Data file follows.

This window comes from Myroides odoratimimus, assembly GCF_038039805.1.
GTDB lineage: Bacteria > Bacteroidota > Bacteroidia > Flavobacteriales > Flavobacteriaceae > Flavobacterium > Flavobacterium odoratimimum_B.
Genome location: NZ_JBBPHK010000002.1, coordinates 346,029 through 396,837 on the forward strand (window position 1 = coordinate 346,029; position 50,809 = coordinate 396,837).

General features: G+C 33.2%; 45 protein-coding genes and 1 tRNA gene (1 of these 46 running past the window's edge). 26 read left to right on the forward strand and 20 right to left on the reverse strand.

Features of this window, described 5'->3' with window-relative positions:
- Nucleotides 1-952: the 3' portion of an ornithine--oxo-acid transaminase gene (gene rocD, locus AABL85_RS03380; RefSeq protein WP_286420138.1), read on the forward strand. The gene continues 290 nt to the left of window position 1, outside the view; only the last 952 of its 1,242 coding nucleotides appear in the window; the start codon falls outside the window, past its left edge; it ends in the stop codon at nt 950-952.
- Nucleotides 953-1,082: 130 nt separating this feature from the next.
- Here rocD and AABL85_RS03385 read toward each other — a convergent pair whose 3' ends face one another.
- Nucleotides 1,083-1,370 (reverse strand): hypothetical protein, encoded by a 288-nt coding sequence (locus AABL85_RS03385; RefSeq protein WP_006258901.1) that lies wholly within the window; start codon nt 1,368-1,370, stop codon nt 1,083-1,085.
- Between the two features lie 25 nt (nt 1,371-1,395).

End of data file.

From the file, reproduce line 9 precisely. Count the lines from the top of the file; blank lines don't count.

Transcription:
- Nucleotides 1,083-1,370 (reverse strand): hypothetical protein, encoded by a 288-nt coding sequence (locus AABL85_RS03385; RefSeq protein WP_006258901.1) that lies wholly within the window; start codon nt 1,368-1,370, stop codon nt 1,083-1,085.